The Press Council considered a complaint about an article in WA Today on 9 May 2015 headlined “Bong claims Santa Maria teacher’s job: You’ve got to be toking?” which also appeared on the publication’s associated Twitter and Facebook.
The article referred to a teacher losing her position at a named Catholic girls’ school as the result of a “social media incident”. It suggested this involved the circulation of “a photograph of her holding a bong at a music festival” which it said was “highlighted” by a local radio station’s “Rumour File” segment, and also suggested that a topless photograph of the teacher may have been behind the loss of her position. The article was accompanied by a stock image of a person apparently smoking a bong with a qualifying caption.
The teacher complained that the article's claim that she lost her employment as a result of a photograph of her holding a bong was completely false, was not the reason behind her resignation, and that no such photo exists. She said the article was based on unsubstantiated rumour, but the headline had an unequivocal statement, compounded by the photograph.
The teacher said that although she was not named in the report, the article on Facebook and the identifying details it contained resulted in her being named in comments on the publication’s Facebook feed. She also said the publication revised the article the following day, to include its contact with the Principal, but maintained the false suggestions that a “topless photo” was behind her resignation. She said the alteration to the online article did nothing to remedy the earlier article as it had already been exchanged by “hundreds” of online users.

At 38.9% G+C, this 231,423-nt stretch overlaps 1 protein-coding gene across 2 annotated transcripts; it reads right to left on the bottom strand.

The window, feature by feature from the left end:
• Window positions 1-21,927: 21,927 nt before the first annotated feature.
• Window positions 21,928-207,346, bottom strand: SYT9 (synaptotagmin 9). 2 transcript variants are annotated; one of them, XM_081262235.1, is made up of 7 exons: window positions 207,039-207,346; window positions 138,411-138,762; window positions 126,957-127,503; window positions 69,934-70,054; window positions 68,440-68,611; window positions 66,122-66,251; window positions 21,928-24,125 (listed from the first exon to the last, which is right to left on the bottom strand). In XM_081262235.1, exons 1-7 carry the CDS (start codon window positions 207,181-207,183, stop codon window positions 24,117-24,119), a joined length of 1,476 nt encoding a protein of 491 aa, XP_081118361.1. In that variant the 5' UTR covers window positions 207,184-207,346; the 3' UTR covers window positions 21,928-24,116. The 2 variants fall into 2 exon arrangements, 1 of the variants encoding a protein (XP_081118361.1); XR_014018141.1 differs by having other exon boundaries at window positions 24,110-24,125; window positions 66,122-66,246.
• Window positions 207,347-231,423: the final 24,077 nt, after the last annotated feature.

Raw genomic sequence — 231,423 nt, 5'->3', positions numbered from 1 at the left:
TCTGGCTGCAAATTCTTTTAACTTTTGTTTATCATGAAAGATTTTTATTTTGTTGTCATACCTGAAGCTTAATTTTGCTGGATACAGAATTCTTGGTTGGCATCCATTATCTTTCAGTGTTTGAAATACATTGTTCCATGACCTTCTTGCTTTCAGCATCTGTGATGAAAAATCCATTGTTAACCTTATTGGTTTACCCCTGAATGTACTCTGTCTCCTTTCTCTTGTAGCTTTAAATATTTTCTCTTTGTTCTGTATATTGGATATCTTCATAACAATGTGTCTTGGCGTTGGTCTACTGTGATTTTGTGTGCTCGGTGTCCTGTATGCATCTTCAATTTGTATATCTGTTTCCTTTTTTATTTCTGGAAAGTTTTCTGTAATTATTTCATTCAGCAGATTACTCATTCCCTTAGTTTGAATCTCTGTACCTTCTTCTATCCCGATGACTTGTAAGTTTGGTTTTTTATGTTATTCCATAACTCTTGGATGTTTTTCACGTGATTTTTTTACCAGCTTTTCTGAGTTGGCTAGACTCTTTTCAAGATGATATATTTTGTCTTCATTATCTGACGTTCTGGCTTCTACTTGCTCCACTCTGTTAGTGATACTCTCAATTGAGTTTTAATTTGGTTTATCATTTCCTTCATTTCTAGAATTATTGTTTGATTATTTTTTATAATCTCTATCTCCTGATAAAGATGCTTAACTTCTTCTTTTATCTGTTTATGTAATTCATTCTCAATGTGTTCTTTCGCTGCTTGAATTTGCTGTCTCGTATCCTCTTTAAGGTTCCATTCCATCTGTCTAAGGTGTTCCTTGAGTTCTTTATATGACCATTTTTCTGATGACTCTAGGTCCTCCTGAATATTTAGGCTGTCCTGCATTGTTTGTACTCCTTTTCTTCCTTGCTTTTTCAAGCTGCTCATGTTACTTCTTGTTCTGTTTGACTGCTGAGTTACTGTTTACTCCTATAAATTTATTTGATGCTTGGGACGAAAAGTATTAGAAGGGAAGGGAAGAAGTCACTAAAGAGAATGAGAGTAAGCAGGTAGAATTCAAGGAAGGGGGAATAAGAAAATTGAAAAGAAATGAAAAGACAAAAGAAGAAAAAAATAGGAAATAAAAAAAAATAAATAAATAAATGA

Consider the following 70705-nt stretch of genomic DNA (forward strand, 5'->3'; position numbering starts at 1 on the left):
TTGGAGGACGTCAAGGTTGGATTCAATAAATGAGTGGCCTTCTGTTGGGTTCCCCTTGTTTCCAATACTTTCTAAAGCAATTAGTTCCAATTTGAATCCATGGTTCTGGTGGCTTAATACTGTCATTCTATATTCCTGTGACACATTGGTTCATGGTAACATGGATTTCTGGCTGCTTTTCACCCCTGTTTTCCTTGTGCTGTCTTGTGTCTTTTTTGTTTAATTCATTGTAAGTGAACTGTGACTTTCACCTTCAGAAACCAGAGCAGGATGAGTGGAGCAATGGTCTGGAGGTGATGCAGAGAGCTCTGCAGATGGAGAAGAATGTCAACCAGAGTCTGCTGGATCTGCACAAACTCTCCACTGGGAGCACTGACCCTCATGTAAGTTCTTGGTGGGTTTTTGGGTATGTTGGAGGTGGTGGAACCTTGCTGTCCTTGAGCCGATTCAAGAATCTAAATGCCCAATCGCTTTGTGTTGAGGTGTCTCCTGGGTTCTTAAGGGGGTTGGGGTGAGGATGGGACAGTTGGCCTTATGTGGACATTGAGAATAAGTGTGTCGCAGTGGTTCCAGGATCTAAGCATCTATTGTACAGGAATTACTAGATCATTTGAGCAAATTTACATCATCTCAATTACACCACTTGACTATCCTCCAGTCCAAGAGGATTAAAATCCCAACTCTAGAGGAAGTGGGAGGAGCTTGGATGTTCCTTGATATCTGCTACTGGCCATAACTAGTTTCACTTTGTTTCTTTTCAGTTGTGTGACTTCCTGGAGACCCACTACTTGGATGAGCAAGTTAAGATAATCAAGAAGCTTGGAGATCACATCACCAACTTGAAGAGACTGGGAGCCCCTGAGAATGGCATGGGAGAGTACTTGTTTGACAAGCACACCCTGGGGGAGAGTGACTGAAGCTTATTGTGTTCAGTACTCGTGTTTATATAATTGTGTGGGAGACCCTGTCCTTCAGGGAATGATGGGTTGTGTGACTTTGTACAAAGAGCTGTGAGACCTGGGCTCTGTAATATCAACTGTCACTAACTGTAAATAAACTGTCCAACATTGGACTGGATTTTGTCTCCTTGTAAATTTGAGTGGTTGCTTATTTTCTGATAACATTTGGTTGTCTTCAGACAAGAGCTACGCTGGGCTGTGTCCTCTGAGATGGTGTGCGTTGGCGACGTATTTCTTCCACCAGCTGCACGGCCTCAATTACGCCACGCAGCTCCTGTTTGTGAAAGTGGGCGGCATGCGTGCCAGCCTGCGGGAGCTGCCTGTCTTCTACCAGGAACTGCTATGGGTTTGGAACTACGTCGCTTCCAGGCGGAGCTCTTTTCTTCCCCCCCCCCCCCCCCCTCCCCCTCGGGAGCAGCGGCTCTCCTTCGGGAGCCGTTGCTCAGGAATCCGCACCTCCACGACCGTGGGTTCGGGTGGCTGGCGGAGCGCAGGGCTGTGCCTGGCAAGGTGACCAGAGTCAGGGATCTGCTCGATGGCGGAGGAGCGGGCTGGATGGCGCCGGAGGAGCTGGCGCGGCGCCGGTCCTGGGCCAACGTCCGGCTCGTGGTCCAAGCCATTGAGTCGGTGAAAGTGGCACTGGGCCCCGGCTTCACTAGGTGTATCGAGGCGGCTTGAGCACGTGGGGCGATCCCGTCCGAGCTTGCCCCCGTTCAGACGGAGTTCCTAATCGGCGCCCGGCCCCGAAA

The teacher complained that the publication of unsubstantiated rumours intruded upon her privacy and caused her substantial distress, especially given the potential to impact significantly on her future employment opportunities within the teaching profession. Neither the intrusion on privacy nor the distress was justified in the public interest.
The publication acknowledged that its story was based on a radio station “Rumour File” segment and its purpose was to highlight the implications of social media use on a person’s professional life.
The publication said it took steps to establish the facts of the teacher’s departure from the school and contacted the Principal. It said when no response was provided it had then contacted Catholic Education Western Australia, and its comment was included in the article. The following day, Catholic Education contacted the publication and the article was updated to include a comment by the Principal that the suggestion that drugs were involved in the teacher’s resignation was “categorically untrue”.
The publication acknowledged the complainant’s concerns, but said the article did not name her and social media impacting on people’s employment was a matter of significant public interest. It said that after learning of the complainant’s concerns, it had removed the article from its Facebook page and revised the online article to remove the photograph and the reference to a “bong” from the headline.